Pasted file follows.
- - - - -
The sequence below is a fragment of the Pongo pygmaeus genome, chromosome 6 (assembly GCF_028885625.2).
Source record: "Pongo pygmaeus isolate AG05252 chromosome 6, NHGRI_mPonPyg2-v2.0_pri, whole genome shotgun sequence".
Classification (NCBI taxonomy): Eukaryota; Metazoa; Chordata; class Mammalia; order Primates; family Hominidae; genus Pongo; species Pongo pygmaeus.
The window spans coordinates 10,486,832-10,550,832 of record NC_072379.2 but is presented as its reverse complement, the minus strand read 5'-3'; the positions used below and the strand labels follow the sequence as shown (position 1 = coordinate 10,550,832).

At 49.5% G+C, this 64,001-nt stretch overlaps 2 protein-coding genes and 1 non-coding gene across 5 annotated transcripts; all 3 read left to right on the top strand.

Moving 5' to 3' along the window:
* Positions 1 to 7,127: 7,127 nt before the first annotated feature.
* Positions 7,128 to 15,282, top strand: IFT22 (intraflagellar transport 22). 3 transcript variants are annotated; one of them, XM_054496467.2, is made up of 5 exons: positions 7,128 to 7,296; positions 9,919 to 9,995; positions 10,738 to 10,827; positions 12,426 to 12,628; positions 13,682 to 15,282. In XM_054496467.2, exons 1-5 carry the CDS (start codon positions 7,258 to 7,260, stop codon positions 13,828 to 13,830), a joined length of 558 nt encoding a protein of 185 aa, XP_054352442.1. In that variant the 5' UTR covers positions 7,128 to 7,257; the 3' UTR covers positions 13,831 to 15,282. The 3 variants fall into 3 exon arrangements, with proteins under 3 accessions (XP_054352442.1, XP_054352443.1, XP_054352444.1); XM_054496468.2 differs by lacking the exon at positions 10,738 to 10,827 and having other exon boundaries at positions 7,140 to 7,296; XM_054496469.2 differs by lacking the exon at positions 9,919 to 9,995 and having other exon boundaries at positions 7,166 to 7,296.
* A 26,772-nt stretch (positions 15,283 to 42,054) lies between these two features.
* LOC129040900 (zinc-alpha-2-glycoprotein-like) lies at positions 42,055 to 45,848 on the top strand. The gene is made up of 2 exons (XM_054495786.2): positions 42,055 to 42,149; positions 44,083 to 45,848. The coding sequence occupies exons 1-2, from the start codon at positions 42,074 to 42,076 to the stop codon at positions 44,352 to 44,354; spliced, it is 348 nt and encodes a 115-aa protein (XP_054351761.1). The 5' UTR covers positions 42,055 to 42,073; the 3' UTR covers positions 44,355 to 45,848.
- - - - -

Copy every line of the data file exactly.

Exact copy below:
The sequence below is a fragment of the Pongo pygmaeus genome, chromosome 6 (assembly GCF_028885625.2).
Source record: "Pongo pygmaeus isolate AG05252 chromosome 6, NHGRI_mPonPyg2-v2.0_pri, whole genome shotgun sequence".
Classification (NCBI taxonomy): Eukaryota; Metazoa; Chordata; class Mammalia; order Primates; family Hominidae; genus Pongo; species Pongo pygmaeus.
The window spans coordinates 10,486,832-10,550,832 of record NC_072379.2 but is presented as its reverse complement, the minus strand read 5'-3'; the positions used below and the strand labels follow the sequence as shown (position 1 = coordinate 10,550,832).

At 49.5% G+C, this 64,001-nt stretch overlaps 2 protein-coding genes and 1 non-coding gene across 5 annotated transcripts; all 3 read left to right on the top strand.

Moving 5' to 3' along the window:
* Positions 1 to 7,127: 7,127 nt before the first annotated feature.
* Positions 7,128 to 15,282, top strand: IFT22 (intraflagellar transport 22). 3 transcript variants are annotated; one of them, XM_054496467.2, is made up of 5 exons: positions 7,128 to 7,296; positions 9,919 to 9,995; positions 10,738 to 10,827; positions 12,426 to 12,628; positions 13,682 to 15,282. In XM_054496467.2, exons 1-5 carry the CDS (start codon positions 7,258 to 7,260, stop codon positions 13,828 to 13,830), a joined length of 558 nt encoding a protein of 185 aa, XP_054352442.1. In that variant the 5' UTR covers positions 7,128 to 7,257; the 3' UTR covers positions 13,831 to 15,282. The 3 variants fall into 3 exon arrangements, with proteins under 3 accessions (XP_054352442.1, XP_054352443.1, XP_054352444.1); XM_054496468.2 differs by lacking the exon at positions 10,738 to 10,827 and having other exon boundaries at positions 7,140 to 7,296; XM_054496469.2 differs by lacking the exon at positions 9,919 to 9,995 and having other exon boundaries at positions 7,166 to 7,296.
* A 26,772-nt stretch (positions 15,283 to 42,054) lies between these two features.
* LOC129040900 (zinc-alpha-2-glycoprotein-like) lies at positions 42,055 to 45,848 on the top strand. The gene is made up of 2 exons (XM_054495786.2): positions 42,055 to 42,149; positions 44,083 to 45,848. The coding sequence occupies exons 1-2, from the start codon at positions 42,074 to 42,076 to the stop codon at positions 44,352 to 44,354; spliced, it is 348 nt and encodes a 115-aa protein (XP_054351761.1). The 5' UTR covers positions 42,055 to 42,073; the 3' UTR covers positions 44,355 to 45,848.